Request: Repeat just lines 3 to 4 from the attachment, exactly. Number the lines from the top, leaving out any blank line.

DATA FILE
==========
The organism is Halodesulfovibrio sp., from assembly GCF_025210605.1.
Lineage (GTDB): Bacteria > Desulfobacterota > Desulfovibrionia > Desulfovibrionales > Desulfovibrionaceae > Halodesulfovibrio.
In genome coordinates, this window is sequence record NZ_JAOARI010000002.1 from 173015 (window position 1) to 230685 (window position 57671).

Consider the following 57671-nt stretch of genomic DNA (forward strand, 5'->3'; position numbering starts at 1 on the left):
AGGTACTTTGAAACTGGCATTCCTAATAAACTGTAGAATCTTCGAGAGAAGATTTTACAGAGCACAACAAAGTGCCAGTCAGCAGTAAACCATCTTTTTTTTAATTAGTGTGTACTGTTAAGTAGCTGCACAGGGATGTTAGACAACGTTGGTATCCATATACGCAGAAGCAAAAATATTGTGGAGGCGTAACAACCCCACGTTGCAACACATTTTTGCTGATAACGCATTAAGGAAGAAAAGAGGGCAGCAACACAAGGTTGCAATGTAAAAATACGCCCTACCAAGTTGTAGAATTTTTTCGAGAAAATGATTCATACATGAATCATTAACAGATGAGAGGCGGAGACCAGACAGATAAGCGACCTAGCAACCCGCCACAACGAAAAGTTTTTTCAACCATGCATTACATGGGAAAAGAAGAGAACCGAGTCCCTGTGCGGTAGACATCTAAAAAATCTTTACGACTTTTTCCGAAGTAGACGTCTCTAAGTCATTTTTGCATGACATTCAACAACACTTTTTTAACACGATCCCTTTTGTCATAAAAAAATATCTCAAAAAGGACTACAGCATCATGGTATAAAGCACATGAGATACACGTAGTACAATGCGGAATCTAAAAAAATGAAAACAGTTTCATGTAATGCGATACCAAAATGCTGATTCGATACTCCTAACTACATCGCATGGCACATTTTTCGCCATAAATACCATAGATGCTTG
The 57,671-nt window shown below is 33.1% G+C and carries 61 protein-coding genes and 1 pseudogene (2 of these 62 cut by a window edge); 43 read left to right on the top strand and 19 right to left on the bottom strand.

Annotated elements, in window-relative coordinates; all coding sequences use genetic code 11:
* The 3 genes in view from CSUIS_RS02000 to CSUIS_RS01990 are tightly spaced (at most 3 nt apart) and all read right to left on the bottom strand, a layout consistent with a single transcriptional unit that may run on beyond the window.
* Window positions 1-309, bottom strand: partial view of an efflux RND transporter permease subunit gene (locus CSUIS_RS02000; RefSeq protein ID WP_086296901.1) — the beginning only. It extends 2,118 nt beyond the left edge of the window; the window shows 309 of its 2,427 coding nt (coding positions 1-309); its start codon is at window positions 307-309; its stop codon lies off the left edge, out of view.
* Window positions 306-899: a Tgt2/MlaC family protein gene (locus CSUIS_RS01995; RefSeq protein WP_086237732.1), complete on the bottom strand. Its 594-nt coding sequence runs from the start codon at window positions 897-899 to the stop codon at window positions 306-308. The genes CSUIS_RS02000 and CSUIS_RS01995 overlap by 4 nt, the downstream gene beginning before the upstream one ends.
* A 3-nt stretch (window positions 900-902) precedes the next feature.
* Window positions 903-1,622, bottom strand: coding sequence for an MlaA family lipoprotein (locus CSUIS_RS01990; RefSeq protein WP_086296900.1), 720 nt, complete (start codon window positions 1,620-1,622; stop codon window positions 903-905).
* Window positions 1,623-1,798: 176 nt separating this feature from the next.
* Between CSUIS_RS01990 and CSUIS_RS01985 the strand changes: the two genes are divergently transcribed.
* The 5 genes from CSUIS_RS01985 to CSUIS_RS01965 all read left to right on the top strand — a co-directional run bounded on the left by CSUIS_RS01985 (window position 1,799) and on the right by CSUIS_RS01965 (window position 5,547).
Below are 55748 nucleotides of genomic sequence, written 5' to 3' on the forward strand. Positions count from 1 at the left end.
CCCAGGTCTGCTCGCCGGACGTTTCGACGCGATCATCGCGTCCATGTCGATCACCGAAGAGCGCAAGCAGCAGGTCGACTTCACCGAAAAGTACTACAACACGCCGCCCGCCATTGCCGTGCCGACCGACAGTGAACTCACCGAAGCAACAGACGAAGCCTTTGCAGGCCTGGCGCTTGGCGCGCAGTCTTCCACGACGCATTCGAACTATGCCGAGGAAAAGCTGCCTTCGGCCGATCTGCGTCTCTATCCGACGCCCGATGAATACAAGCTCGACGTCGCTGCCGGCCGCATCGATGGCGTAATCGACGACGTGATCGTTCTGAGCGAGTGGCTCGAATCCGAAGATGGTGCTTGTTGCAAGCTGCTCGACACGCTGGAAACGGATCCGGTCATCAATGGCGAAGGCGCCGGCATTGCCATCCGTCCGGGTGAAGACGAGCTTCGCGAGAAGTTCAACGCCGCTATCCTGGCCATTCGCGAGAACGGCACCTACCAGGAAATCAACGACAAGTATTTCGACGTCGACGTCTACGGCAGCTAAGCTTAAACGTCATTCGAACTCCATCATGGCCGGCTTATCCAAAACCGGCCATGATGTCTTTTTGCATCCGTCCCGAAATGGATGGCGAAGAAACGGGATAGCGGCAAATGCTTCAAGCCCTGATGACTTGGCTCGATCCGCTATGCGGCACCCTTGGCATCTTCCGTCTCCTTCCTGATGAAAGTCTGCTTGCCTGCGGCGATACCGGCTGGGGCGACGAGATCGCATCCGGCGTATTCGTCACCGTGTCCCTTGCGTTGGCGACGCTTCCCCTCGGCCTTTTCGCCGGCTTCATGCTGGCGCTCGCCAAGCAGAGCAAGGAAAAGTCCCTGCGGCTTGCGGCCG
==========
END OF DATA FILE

In genome coordinates, this window is sequence record NZ_JAOARI010000002.1 from 173015 (window position 1) to 230685 (window position 57671).

Consider the following 57671-nt stretch of genomic DNA (forward strand, 5'->3'; position numbering starts at 1 on the left):